Retirement Tax Hell: The Worst States For Self-Directed IRA Owners and Retirees

  1. Vermont. Is anyone surprised to see a New England state listed as the worst state in America from the perspective of the taxation of Self-Directed IRA and other retirement income? But the beautiful, mountainous, verdant State of Vermont tops our list, with a top state income tax rate of 8.95 percent on taxable income greater than $415,600 for single filers. Married filers don’t get much of a break, with the top rate applying to joint incomes over $421,900.

Own a Self-Directed IRA and don’t make that much? You still get to pay a state income tax of 3.55 percent on taxable income over $39,900 for singles and $69,900 for married couples.

Deductions are limited to $15,000 for singles and $31,500 for married couples.

There’s also a nasty Vermont state sales tax, and local sales taxes can ad as much as 1 percentage point to it. Food consumed at home, clothing and medicines are exempt from sales tax, but the tax on lodging, prepared foods and restaurant meals is 9 percent. The tax on beer and wine is 10 percent.

Social Security Benefits are generally 85 percent taxable in Vermont.

Property taxes are relatively high in Vermont as well. Finally, Vermont imposes an estate tax on estates over $2.75 million, with the maximum rate set at 16 percent.

  1. To no-one’s surprise, another northeastern state occupies the short list of retirement “tax hells” in the country. There’s a 3 percent state income tax on taxable income over $10,000 per person ($20,000 per couple), while any income over $500,000 (twice that for married couples) is taxed at 6.99 percent. Income from your real estate IRA or Self-Directed IRA is considered ordinary income.

Real estate taxes are very high – ranking them in the top 10 percent in the country. Social Security Income is likewise counted against you – and subject to tax, though there are exemptions for those with federal adjusted gross incomes below $50,000 (or $60,000 for married couples, indicating a substantial built-in marriage penalty).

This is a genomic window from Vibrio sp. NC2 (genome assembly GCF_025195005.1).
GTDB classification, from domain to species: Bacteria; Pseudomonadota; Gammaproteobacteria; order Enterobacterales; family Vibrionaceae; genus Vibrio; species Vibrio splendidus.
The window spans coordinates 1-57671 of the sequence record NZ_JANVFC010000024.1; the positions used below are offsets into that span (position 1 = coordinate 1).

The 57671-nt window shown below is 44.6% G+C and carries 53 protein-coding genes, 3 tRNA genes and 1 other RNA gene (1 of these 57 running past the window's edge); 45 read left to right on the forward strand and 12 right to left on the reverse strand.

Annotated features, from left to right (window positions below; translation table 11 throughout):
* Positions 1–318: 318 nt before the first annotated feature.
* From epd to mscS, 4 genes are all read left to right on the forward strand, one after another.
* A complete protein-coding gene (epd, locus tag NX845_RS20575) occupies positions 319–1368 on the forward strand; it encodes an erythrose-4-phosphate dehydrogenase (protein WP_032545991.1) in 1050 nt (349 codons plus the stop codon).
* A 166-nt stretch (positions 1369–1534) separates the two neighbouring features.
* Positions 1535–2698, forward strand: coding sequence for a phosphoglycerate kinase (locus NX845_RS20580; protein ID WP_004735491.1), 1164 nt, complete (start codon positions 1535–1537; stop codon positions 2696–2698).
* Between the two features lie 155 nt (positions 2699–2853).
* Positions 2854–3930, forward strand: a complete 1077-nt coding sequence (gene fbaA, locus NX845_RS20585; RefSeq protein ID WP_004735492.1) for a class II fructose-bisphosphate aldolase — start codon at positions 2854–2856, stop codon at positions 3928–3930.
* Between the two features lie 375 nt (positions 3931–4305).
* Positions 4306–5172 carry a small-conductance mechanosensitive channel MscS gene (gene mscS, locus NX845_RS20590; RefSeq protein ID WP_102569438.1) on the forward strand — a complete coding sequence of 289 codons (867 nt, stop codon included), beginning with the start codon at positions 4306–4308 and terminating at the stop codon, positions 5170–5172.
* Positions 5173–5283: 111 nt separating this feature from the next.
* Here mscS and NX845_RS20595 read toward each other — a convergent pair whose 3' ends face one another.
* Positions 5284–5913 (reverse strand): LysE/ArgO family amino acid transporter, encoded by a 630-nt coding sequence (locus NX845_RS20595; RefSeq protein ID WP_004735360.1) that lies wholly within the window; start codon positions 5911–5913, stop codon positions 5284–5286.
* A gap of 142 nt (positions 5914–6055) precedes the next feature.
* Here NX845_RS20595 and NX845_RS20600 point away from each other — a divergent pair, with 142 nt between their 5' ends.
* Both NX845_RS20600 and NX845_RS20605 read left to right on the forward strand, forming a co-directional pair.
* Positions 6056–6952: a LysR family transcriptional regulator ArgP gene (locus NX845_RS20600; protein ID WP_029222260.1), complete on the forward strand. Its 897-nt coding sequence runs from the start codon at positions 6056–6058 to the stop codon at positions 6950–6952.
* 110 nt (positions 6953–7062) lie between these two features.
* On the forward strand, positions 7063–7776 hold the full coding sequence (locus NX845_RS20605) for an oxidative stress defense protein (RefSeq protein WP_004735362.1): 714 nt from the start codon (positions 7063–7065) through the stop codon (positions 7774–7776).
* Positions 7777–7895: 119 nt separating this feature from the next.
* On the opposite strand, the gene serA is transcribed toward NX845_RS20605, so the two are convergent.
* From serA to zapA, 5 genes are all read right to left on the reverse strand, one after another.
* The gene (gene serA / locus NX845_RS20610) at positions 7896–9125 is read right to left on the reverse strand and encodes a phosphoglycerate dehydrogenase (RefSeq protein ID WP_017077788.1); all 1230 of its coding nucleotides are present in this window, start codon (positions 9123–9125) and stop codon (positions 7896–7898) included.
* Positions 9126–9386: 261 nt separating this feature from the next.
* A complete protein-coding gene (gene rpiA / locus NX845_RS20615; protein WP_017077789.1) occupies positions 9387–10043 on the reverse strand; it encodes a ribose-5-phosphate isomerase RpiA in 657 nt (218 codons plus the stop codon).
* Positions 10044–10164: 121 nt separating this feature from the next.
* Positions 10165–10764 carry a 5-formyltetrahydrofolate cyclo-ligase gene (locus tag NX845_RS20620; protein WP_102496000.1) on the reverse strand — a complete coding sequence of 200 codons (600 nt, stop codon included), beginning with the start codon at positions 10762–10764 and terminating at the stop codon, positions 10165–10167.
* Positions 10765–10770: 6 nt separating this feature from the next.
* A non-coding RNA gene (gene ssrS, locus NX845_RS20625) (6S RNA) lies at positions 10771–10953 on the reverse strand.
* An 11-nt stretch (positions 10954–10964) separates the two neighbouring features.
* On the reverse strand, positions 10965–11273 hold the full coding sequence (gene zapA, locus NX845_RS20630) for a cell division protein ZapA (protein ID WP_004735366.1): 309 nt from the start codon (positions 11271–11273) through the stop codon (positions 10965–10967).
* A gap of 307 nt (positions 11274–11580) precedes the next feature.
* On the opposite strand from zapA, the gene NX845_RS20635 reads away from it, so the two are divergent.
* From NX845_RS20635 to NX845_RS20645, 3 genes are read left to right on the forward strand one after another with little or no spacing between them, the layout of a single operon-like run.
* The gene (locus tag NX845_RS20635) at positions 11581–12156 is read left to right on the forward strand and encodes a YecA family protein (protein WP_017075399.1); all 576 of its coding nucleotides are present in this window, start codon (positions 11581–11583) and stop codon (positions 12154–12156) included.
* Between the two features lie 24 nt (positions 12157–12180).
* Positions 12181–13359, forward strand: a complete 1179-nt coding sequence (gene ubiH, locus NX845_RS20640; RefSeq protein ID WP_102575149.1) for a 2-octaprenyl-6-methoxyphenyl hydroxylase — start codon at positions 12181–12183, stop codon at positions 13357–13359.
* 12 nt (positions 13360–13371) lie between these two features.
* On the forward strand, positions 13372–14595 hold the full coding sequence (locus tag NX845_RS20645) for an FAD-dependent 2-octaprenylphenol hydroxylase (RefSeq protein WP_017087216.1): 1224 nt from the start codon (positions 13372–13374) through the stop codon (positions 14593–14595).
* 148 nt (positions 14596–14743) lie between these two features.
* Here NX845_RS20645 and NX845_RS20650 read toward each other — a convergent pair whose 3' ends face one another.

There are no local sales taxes, but there don’t need to be: The state income tax of 6.35 percent is plenty. Luxury items worth over $5,000 as well as clothing, shoes and accessories over $1,000 are taxed even more, at $7.75 percent.

Connecticut levies a 7.2 percent to 12 percent estate tax on estates of $2 million or more.

3.) Minnesota. All this and lousy weather, too! Minnesota imposes a state income tax of at least 5.35 percent on income below $25,180 for singles and $36,820 for couples. The rate goes up from there, reaching a 9.85 percent top rate on incomes over $155,650 for singles, or $259,420 for joint filers. The average combined state and local sales tax, on top of that, is 7.27 percent, though food, clothing and medicine are exempt.

Their estate tax is very nasty, with all estates over 1.6 million affected, with a max estate tax rate of 16 percent. Assets left to a spouse are exempt, however.

4.) Oregon. The Beaver state takes a big bite out of taxable incomes: There’s a 5 percent state income tax on taxable income over $3,350 per individual and $6,700 for joint filers. Some cities and counties add as much as 2 percent on top of those state income taxes. This would directly affect Self-Directed IRA owners as income from Self-Directed IRAs is considered ordinary income.

The estate tax tops out at 16 percent, and the state taxes all estates over $1 million, excepting assets left to a surviving spouse or domestic partner. The $1 million exemption is among the lowest in the country. Self-Directed IRAs, as well as small businesses, real estate, and other assets are subject to this estate tax, make it among America’s worst states for Self-Directed IRA owners to die in!